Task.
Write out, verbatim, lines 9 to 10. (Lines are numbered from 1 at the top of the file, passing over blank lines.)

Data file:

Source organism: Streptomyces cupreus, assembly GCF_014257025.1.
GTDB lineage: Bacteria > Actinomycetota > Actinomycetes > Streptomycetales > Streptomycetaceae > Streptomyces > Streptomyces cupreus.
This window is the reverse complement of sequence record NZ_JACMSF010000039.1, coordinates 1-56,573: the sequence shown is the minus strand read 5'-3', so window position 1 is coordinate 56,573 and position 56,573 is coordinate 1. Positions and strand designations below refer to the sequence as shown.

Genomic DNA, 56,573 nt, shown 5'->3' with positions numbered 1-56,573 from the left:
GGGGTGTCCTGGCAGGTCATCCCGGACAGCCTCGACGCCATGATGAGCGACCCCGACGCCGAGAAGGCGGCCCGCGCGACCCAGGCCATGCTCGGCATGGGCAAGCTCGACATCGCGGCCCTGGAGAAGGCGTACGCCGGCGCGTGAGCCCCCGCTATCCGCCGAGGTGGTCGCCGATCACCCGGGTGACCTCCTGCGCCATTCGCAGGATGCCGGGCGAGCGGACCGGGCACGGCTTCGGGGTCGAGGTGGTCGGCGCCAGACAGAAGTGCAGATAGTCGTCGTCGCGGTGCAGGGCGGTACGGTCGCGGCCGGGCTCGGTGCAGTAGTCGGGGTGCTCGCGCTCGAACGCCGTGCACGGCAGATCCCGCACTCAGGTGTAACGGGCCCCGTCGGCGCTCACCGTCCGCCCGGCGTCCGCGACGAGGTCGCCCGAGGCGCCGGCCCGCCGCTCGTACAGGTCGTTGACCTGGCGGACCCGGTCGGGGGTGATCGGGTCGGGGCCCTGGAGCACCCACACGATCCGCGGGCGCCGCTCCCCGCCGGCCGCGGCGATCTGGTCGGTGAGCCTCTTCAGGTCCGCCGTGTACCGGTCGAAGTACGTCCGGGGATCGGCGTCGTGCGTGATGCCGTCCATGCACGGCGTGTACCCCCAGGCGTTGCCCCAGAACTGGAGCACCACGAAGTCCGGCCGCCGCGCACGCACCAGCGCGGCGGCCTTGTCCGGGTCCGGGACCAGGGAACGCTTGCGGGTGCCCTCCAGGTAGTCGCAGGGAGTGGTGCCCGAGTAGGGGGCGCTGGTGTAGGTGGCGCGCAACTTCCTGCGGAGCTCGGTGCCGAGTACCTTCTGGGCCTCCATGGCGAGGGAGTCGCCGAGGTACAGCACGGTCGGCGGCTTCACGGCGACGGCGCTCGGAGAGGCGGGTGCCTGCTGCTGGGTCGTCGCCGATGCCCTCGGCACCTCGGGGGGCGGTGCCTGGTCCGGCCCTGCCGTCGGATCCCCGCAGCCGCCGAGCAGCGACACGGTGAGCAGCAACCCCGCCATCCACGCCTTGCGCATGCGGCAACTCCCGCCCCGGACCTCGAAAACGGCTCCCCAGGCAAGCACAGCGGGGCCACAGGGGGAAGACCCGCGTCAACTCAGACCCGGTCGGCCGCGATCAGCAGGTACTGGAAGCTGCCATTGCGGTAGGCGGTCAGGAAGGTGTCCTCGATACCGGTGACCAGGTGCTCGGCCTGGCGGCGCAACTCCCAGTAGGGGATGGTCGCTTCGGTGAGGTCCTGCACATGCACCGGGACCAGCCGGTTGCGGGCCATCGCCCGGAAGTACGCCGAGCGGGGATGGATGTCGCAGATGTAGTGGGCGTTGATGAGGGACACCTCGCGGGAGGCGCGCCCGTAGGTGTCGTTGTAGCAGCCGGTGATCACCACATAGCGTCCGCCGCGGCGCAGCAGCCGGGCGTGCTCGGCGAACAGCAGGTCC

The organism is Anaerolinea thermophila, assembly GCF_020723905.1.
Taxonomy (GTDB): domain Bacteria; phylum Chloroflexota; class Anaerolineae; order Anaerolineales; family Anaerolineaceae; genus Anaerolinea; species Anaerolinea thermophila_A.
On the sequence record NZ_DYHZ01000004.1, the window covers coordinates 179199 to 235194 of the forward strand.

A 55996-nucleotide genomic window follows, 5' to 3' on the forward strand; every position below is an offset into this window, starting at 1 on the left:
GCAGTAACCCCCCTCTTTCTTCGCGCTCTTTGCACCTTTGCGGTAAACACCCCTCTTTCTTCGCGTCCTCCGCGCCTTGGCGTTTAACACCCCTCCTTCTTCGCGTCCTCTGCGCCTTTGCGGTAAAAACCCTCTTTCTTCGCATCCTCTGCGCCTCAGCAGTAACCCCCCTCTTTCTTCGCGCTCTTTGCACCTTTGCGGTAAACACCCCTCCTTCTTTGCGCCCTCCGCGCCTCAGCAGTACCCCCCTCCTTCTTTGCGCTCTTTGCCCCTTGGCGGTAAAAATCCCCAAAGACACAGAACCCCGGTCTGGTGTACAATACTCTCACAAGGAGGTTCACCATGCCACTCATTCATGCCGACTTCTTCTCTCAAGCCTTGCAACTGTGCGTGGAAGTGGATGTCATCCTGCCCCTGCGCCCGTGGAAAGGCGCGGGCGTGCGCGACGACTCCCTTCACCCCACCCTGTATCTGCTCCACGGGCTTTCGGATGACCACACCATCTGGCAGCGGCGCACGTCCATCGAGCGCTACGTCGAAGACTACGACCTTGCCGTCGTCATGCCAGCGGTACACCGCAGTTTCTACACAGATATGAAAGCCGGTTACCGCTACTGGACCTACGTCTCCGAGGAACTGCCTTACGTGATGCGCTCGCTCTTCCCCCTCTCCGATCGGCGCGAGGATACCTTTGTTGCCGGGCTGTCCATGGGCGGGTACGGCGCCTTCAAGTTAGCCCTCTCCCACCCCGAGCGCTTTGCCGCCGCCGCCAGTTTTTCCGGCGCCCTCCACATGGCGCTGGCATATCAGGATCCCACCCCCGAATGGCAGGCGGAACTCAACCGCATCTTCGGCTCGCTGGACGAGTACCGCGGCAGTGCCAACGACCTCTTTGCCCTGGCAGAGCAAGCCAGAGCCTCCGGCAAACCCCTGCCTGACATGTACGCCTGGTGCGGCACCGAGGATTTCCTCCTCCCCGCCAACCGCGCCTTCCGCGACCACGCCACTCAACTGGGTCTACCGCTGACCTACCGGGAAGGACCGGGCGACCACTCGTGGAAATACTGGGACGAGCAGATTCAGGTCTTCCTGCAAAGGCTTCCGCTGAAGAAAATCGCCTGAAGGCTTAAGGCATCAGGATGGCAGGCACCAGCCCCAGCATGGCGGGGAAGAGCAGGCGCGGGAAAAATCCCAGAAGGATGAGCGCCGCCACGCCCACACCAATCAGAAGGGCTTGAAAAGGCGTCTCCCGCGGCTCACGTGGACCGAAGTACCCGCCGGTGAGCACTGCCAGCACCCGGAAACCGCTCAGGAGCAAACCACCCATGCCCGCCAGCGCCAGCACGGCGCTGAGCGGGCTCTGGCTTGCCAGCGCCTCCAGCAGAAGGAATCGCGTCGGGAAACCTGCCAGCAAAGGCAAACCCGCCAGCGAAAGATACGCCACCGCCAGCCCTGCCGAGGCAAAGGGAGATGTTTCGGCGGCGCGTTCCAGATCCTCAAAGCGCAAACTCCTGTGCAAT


A 55996-nucleotide genomic window follows, 5' to 3' on the forward strand; every position below is an offset into this window, starting at 1 on the left:
GCAGTAACCCCCCTCTTTCTTCGCGCTCTTTGCACCTTTGCGGTAAACACCCCTCTTTCTTCGCGTCCTCCGCGCCTTGGCGTTTAACACCCCTCCTTCTTCGCGTCCTCTGCGCCTTTGCGGTAAAAACCCTCTTTCTTCGCATCCTCTGCGCCTCAGCAGTAACCCCCCTCTTTCTTCGCGCTCTTTGCACCTTTGCGGTAAACACCCCTCCTTCTTTGCGCCCTCCGCGCCTCAGCAGTACCCCCCTCCTTCTTTGCGCTCTTTGCCCCTTGGCGGTAAAAATCCCCAAAGACACAGAACCCCGGTCTGGTGTACAATACTCTCACAAGGAGGTTCACCATGCCACTCATTCATGCCGACTTCTTCTCTCAAGCCTTGCAACTGTGCGTGGAAGTGGATGTCATCCTGCCCCTGCGCCCGTGGAAAGGCGCGGGCGTGCGCGACGACTCCCTTCACCCCACCCTGTATCTGCTCCACGGGCTTTCGGATGACCACACCATCTGGCAGCGGCGCACGTCCATCGAGCGCTACGTCGAAGACTACGACCTTGCCGTCGTCATGCCAGCGGTACACCGCAGTTTCTACACAGATATGAAAGCCGGTTACCGCTACTGGACCTACGTCTCCGAGGAACTGCCTTACGTGATGCGCTCGCTCTTCCCCCTCTCCGATCGGCGCGAGGATACCTTTGTTGCCGGGCTGTCCATGGGCGGGTACGGCGCCTTCAAGTTAGCCCTCTCCCACCCCGAGCGCTTTGCCGCCGCCGCCAGTTTTTCCGGCGCCCTCCACATGGCGCTGGCATATCAGGATCCCACCCCCGAATGGCAGGCGGAACTCAACCGCATCTTCGGCTCGCTGGACGAGTACCGCGGCAGTGCCAACGACCTCTTTGCCCTGGCAGAGCAAGCCAGAGCCTCCGGCAAACCCCTGCCTGACATGTACGCCTGGTGCGGCACCGAGGATTTCCTCCTCCCCGCCAACCGCGCCTTCCGCGACCACGCCACTCAACTGGGTCTACCGCTGACCTACCGGGAAGGACCGGGCGACCACTCGTGGAAATACTGGGACGAGCAGATTCAGGTCTTCCTGCAAAGGCTTCCGCTGAAGAAAATCGCCTGAAGGCTTAAGGCATCAGGATGGCAGGCACCAGCCCCAGCATGGCGGGGAAGAGCAGGCGCGGGAAAAATCCCAGAAGGATGAGCGCCGCCACGCCCACACCAATCAGAAGGGCTTGAAAAGGCGTCTCCCGCGGCTCACGTGGACCGAAGTACCCGCCGGTGAGCACTGCCAGCACCCGGAAACCGCTCAGGAGCAAACCACCCATGCCCGCCAGCGCCAGCACGGCGCTGAGCGGGCTCTGGCTTGCCAGCGCCTCCAGCAGAAGGAATCGCGTCGGGAAACCTGCCAGCAAAGGCAAACCCGCCAGCGAAAGATACGCCACCGCCAGCCCTGCCGAGGCAAAGGGAGATGTTTCGGCGGCGCGTTCCAGATCCTCAAAGCGCAAACTCCTGTGCAAT